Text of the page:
Shade said Becket was the one who wanted the dancer to leave. “Marta made her own decisions about who she wanted around her and who she didn’t,” she said.
Shade said she inherited a real mess when she took over as manager, but things are running better now. “I’ve been doing the best I could with what I have,” she said
Shade said she hadn’t seen the letter from the attorney general’s office yet, but is counting on the charitable trust’s two remaining board members to straighten out problems like that. Neither board member could be reached for comment on Thursday.
Her plan for now is to keep the opera house, hotel and recently renovated cafe open and operating. “Everything continues on,” she said.
Ultimately, though, Shade said they will need financial help from a philanthropist or foundation to save the opera house from the ravages of time.
“I’m dealing with 100-year-old plumbing and electric and adobe walls falling,” she said. “We’re going to start losing structures with the next rainy season or two.”
Amargosa Opera House Inc. owns the entire 254-acre town site, which blossomed in the early 20th century as a railroad stop and hub for borax mining. The Death Valley Junction Historic District and its roughly two dozen structures have been listed on the National Register of Historic Places since 1980.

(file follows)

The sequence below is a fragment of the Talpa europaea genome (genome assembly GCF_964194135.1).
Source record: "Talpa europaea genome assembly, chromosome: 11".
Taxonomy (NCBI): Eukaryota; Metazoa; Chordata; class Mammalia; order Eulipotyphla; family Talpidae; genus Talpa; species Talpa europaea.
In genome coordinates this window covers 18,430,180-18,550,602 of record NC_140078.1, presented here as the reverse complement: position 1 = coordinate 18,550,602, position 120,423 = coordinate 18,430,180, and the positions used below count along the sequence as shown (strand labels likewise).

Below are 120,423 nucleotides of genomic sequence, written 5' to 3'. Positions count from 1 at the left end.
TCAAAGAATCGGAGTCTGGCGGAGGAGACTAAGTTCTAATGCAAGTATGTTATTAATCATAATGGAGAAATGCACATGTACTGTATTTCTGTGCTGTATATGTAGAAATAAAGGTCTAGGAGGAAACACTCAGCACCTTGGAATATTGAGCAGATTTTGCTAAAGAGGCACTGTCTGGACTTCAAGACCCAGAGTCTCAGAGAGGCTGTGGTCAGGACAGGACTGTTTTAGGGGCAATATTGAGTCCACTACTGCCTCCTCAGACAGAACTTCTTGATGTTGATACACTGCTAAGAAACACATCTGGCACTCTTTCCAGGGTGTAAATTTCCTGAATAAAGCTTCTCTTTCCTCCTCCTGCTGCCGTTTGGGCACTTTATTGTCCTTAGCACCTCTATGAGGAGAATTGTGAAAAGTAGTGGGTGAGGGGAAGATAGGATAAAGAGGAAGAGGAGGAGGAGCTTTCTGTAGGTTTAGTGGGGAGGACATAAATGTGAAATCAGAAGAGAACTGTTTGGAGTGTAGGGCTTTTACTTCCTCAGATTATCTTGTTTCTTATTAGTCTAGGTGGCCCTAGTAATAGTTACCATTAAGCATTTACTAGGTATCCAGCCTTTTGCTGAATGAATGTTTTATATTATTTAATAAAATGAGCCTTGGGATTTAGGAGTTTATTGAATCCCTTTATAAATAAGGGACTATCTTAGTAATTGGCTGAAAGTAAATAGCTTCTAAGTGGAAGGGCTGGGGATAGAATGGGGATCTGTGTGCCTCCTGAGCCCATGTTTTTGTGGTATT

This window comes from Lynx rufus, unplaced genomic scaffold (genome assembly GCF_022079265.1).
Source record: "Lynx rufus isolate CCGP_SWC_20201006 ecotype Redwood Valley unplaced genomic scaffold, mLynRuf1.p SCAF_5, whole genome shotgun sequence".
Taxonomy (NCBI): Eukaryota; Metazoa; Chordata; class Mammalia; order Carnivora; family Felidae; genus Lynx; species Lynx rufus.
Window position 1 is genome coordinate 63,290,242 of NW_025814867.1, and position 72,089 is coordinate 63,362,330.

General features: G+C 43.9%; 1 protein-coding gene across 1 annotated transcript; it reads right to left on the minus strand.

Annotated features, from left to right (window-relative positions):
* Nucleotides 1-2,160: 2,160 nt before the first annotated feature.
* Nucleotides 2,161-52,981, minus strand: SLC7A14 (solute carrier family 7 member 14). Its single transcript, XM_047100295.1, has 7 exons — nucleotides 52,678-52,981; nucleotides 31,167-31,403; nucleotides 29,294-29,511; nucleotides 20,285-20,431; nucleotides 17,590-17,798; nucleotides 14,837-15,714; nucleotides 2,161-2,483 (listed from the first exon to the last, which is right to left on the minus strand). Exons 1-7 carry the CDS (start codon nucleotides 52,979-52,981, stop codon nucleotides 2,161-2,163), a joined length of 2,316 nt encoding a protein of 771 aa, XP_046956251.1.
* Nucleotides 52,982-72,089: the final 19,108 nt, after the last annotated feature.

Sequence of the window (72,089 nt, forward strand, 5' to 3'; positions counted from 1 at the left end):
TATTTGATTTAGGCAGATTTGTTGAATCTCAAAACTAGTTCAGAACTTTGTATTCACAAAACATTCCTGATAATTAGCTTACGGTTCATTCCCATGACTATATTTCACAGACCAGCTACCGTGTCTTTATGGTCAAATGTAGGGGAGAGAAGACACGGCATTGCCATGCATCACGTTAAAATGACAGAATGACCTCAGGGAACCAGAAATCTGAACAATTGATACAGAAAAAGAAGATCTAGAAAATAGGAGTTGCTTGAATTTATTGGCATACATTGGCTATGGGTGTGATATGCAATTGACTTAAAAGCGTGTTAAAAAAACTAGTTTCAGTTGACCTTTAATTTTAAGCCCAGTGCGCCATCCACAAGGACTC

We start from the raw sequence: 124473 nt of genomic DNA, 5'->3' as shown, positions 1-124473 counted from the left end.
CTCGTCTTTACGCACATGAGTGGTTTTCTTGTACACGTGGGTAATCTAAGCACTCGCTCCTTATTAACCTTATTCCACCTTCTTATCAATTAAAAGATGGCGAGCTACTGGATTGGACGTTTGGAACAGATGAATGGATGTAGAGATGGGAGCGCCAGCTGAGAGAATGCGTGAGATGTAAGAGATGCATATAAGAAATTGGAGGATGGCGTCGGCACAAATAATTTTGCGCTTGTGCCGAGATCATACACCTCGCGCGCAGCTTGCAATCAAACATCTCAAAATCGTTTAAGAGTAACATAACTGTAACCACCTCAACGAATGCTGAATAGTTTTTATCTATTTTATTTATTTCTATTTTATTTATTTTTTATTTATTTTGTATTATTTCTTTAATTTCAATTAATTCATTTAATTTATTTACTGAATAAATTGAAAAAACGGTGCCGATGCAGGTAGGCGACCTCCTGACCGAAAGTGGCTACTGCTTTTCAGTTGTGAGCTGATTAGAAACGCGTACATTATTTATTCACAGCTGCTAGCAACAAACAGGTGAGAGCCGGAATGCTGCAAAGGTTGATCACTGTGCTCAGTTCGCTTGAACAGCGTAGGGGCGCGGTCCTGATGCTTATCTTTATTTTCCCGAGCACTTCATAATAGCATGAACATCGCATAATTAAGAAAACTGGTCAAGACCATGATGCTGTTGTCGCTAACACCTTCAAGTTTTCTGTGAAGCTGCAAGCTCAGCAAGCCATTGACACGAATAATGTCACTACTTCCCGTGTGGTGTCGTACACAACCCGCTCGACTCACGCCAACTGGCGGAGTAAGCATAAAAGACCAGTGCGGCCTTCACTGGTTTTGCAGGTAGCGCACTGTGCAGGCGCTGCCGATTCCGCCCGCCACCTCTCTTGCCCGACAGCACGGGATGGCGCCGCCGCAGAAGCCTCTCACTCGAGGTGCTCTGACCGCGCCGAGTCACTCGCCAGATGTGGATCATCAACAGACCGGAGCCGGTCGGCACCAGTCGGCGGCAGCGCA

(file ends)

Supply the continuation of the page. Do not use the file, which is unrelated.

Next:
The property is prone to flooding. Mud and debris have filled the opera house several times, most recently in 2014.
By some estimates, more that $1.5 million is needed to stabilize the old buildings and fix existing damage. Shade said the property’s historic status complicates that effort, limiting the kinds of work that can be done.
McClintock hopes someone will step in to help preserve Becket’s dream. After all, it was a visit to the Amargosa Opera House when she was 6 that inspired her to become a professional ballerina.
“This is a legend they’re dealing with,” said McClintock, who now lives in nearby Tecopa, California. “I hope Marta’s theater maintains. It’s the most amazing source of inspiration.”
Contact Henry Brean at firstname.lastname@example.org or 702-383-0350. Follow @RefriedBrean on Twitter.